We encourage anyone with questions about our positions on specific issues to please contact us. We want voters to know our positions on the issues that impact our community and welcome that opportunity. We can be reached by email at info@VoteSedona.com.
Holli and Kathy
On November 13th, Holli and Kathy had a "community listening session" with a tremendous turnout and many great ideas were shared.
The audience was asked for thoughts, comments, and concerns in several topic areas. These are the items with the most comments, from most to least.
Traffic and Transit - This topic had the most written commentary, by far. There was overwhelming support for public transit, specifically electric transit, through the 179 corridor to the Village of Oak Creek. Some comments questioned the feasibility of transit based on previously unsuccessful attempts.
There were specific comments related to certain design aspects of “Sedona in Motion” projects, such as lane width and encroachment into pedestrian space (specifically the Uptown roundabout).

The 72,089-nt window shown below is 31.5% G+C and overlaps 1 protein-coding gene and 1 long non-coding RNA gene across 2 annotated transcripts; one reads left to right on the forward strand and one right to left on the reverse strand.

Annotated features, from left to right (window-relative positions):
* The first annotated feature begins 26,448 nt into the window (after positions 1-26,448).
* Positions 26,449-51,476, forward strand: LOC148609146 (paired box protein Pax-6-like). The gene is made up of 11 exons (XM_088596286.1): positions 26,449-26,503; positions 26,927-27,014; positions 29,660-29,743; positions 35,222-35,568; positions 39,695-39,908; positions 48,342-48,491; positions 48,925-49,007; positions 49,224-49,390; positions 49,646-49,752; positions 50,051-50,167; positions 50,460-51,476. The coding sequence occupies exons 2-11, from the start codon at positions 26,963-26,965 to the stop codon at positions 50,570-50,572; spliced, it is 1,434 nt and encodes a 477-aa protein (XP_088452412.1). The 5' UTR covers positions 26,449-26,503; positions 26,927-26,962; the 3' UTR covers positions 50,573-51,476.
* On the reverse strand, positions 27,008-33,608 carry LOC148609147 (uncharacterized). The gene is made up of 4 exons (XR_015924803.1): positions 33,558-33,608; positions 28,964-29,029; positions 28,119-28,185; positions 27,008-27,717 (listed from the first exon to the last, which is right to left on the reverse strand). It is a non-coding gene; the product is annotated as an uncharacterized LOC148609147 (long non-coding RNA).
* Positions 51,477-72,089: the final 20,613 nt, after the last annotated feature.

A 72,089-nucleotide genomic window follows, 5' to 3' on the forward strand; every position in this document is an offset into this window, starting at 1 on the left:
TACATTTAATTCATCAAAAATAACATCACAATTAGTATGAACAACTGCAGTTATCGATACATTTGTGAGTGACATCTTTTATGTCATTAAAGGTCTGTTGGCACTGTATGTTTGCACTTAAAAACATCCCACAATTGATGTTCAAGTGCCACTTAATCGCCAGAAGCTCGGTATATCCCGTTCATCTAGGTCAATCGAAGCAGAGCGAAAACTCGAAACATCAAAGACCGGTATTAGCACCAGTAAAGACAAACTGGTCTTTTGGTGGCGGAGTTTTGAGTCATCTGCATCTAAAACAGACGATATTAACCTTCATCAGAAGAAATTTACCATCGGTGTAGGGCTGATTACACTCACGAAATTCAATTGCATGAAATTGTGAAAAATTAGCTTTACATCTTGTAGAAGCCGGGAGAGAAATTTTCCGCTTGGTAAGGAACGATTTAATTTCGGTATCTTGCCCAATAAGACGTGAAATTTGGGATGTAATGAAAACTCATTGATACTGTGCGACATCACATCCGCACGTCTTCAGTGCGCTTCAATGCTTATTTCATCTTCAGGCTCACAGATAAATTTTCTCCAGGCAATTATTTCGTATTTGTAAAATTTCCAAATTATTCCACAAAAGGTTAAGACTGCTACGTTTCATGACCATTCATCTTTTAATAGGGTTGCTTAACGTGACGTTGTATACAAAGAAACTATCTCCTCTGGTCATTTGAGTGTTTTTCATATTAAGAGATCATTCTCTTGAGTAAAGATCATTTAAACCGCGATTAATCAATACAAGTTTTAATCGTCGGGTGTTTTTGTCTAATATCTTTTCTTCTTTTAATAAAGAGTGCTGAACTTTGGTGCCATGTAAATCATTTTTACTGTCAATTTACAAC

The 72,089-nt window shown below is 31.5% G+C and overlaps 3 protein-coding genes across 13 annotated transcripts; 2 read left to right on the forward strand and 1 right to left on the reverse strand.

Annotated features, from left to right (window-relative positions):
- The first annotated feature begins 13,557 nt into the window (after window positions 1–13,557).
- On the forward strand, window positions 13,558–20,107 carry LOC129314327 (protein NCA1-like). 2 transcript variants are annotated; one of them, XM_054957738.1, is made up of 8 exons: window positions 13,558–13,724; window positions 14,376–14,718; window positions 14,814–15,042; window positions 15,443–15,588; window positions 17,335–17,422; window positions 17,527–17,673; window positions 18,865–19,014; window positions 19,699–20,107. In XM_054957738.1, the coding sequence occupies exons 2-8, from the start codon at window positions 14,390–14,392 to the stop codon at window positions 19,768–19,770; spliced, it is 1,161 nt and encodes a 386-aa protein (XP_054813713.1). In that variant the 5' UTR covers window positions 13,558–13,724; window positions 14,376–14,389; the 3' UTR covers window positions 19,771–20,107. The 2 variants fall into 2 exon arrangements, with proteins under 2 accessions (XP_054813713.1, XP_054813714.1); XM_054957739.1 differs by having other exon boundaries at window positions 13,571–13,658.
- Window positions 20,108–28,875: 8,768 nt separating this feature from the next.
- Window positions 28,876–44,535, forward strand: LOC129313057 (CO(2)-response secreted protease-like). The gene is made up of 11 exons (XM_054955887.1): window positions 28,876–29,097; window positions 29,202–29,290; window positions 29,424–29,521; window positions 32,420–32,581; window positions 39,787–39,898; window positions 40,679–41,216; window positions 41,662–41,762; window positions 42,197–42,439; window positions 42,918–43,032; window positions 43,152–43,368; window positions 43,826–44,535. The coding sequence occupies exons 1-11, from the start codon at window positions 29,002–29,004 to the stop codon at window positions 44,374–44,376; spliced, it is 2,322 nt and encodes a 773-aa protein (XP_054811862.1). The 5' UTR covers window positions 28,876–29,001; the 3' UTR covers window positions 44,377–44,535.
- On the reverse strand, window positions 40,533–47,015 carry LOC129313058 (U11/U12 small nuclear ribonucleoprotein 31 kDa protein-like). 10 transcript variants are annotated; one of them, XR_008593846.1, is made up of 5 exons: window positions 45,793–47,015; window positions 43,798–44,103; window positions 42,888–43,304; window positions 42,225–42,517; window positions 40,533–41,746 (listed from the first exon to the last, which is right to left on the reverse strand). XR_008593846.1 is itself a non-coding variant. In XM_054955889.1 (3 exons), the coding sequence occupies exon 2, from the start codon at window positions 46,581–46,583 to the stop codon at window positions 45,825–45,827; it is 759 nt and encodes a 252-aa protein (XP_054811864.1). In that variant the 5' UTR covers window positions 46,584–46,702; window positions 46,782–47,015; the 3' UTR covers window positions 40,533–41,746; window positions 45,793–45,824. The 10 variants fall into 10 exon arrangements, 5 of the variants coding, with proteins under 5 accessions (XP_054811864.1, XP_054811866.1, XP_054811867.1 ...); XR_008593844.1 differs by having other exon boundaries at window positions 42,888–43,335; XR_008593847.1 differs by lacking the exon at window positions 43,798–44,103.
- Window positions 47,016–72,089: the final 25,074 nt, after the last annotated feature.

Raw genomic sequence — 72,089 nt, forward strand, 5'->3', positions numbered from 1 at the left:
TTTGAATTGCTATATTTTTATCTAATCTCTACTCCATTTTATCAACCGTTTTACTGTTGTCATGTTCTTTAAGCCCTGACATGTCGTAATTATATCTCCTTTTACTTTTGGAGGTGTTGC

There were suggestions for pedestrian improvements, including benches and water stations; more traffic signals (Medical Center; a by-pass road from 179 to 89A above Uptown; “pedestrian only” zones in
Uptown; webcams in high-traffic areas like Cook’s Hill, the Y and other congestion hotspots; and higher priority given to infrastructure maintenance in residential areas.
Concern was also expressed about the potential for increased traffic related to proposed developments outside the city limits.
Parking issues also received significant commentary especially near popular trailheads as a cause of causing congestion on residential streets.
Workforce Housing - There was broad agreement that Sedona needs workforce housing. There was also concern about protecting people who face economic hardship, have physical or age related challenges, to maintain their current housing. Attendees support public-private partnerships and public investment to incentivize housing developments. At the same time, those gathered expressed concern that increased density as a tool for developing workforce housing would impact neighborhood character. A show of hands demonstrated this community split.